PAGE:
Colleen Ballinger is BFFs with Ariana Grande and appeared in the "Thank U, Next" music video, so clearly the mind behind Miranda Sings is on a roller coaster that only goes up. Miranda Sings recently celebrated a decade on YouTube, following a short-lived Netflix sitcom, Haters Back Off!, a number-one best-selling book, and an appearence alongside Jerry Seinfeld on Comedians in Cars Getting Coffee. Miranda has over 10 million subscribers and released a live comedy special for Netflix in 2019 because she's still hilarious.
Ray William Johnson started posting in 2009 with a web series called Equals Three, which made him the most-subscribed YouTuber to appear at Hank Green's first VidCon in 2010 and eventually led to shoutouts from Variety and The Hollywood Reporter in 2013 for his online comedy series. Ray left Equals Three in 2014 to focus on film production, acting, and his own vlogs. Ray's vlogging channel got significantly fewer views than Equals Three, and he seemed to have stopped uploading entirely in 2018.
Bethany Mota was in middle school while we were in middle school, which makes her early YouTube fame in 2009 even more impressive. Bethany's first haul video got over five million views, and her profile has only grown since then through partnerships with J.C. Penny, Forever21, and Aeropostale, joining YouTube's first advertising campaign, and interviewing then-President Barack Obama following his 2015 State of the Union Address. Outside of YouTube, Bethany made it to the finals of Dancing with the Stars with champion coach Derek Hough, was a guest judge on Project Runway, and is a brand ambassador with UNICEF.
The first VidCon bragged that featured creator Phillip DeFranco's The Phillip DeFranco Show had more regular viewers than Anderson Cooper 360, and he's still hosting the four-days-a-week news show with six million subscribers and roughly a million views on each video. Still, Phillip's days on the show may be numbered. Philip announced at VidCon 2018 that he intended to leave the show in the next three years, finding new people to continue his legacy in front of the camera as he explores other online ventures.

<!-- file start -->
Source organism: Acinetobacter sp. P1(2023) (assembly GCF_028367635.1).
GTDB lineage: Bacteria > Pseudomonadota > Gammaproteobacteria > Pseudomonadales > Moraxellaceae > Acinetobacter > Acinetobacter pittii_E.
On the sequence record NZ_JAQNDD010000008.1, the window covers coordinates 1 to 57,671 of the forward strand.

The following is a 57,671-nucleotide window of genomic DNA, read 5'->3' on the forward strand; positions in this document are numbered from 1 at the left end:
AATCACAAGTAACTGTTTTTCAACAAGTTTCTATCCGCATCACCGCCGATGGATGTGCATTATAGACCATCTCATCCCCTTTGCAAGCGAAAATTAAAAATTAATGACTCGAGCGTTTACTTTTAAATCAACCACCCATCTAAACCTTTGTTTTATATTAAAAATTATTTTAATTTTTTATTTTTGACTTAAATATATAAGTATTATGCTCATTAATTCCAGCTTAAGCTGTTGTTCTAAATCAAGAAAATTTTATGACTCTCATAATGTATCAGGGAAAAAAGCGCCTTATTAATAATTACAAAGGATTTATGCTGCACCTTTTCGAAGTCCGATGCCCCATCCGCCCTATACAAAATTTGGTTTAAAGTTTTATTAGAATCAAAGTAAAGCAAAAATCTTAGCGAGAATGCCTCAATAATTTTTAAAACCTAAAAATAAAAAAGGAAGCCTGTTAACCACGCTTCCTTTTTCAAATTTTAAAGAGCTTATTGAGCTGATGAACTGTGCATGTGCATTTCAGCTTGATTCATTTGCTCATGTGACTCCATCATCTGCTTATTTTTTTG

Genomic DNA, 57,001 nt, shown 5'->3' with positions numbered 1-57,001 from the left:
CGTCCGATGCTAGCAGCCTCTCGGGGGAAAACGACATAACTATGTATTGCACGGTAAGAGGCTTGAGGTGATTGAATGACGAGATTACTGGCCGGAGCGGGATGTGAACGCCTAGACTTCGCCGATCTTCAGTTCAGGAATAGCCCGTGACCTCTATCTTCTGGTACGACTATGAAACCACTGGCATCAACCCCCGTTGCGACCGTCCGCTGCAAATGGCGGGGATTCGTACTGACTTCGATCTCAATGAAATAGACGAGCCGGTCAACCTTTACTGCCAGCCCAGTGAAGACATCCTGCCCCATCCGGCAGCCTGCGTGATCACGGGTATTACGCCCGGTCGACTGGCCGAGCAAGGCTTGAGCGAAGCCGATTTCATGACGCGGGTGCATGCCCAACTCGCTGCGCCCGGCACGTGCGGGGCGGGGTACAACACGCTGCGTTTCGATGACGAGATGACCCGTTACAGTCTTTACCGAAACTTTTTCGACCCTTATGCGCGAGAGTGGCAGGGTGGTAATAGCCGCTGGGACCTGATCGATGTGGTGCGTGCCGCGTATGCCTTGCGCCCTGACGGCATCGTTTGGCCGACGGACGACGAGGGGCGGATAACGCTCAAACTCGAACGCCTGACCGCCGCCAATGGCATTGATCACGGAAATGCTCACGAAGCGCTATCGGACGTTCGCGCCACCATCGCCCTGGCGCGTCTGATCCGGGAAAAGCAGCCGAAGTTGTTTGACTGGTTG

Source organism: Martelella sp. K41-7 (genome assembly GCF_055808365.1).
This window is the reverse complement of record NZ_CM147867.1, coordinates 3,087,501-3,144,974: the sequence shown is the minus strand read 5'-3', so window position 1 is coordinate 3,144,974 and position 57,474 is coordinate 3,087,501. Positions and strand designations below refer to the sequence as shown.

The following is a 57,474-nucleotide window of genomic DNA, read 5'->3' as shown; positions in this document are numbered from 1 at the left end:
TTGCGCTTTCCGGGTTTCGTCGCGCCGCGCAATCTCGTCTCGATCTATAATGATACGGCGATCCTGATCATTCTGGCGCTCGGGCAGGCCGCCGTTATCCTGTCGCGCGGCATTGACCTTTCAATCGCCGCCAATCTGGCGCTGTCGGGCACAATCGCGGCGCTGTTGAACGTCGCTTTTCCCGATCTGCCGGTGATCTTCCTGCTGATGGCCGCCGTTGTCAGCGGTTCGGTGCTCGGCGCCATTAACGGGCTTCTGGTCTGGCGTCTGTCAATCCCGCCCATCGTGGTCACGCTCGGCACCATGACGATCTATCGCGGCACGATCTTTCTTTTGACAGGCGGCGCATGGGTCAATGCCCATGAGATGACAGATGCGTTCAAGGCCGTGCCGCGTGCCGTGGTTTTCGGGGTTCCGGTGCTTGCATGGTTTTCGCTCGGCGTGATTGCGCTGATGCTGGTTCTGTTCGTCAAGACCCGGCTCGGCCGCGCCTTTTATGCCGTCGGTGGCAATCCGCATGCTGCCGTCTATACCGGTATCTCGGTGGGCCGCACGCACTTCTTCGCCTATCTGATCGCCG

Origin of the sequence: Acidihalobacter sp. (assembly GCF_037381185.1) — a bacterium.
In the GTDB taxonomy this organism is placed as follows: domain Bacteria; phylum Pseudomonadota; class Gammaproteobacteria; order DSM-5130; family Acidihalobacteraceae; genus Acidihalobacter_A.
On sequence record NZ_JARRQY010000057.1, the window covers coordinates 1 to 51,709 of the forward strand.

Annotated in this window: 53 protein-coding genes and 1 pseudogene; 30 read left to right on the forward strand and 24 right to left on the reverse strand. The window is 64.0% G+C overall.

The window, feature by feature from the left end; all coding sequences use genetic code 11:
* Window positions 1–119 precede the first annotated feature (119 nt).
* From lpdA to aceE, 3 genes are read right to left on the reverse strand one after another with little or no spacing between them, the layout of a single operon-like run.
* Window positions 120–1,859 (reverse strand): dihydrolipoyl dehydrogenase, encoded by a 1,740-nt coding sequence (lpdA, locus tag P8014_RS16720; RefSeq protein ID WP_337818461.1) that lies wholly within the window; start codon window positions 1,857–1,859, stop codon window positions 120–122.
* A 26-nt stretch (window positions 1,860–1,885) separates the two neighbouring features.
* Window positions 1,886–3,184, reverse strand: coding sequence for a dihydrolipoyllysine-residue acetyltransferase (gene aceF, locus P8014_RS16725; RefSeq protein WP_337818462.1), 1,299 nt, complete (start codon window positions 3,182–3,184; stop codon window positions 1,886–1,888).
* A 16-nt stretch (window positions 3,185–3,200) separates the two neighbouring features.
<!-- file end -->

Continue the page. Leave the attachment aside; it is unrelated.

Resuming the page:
Ze Frank is one of the earliest YouTube stars, with his year-long news experiment The Show with Ze Frank appearing only a year after YouTube's launch and, as Vidcon 2010 noted, popularizing a lot of vlogging techniques that we now consider standard. Ze Frank left YouTube in 2014 to become a big whig at BuzzFeed and an adjunct professor at ITP/NYU, Parsons School of Design, and SUNY Purchase, but he randomly returned to YouTube four years after leaving BuzzFeed and has been sporadically uploading new installments of his True Facts YouTube series.
Another star pulled from VidCon's first featured creator lineup, Natalie Tran's half-a-million subscribers made her one of the biggest YouTube stars of the late '00s. Better known as communitychannel, Natalie used to be one of Australia's biggest YouTubers, but she's never broken two million subscribers. Social Blade shows that Natalie's channel has averaged less than a thousand new subscribers for the past two years, probably because she stopped uploading all together sometime in 2017 without so much as a goodbye tweet.
The Gregory Brothers are the voices behind Auto-Tune the News, who you probably remember from YouTube's most popular video of 2010, "Bed Intruder Song." When they're not climbing in your windows or snatching your people up, looking at double rainbows all the way across the sky, or backin' up, The Gregory Brothers are still songify-ing the news, movies, and various holidays for their three million subscribers. Every so often, their hilarious autotuned creations will still go viral, but nothing has beat "Bed Intruder Song" and its 144 million views.
Grace Helbig became popular through her daily vlog channel run by My Damn Channel in 2008, reaching 2.4 million subscribers by 2013, which was a pretty big deal back then. Although, to be fair (again), if we got 2.4 million subscribers on anything we would literally sh*t ourselves, so big congrats to Grace. By 2014, Grace split from My Damn Channel to make her own main channel, it'sGrace, which passed one million subscribers only two and a half weeks after Grace's departure from her My Damn Channel DailyGrace vlogging channel. Grace still regularly uploads, often with regular collaborator Mamrie Hart, and very briefly had her own comedy talk show for E!, but somehow she's kept a fairly low profile in the mainstream compared to other modern YouTube personalities.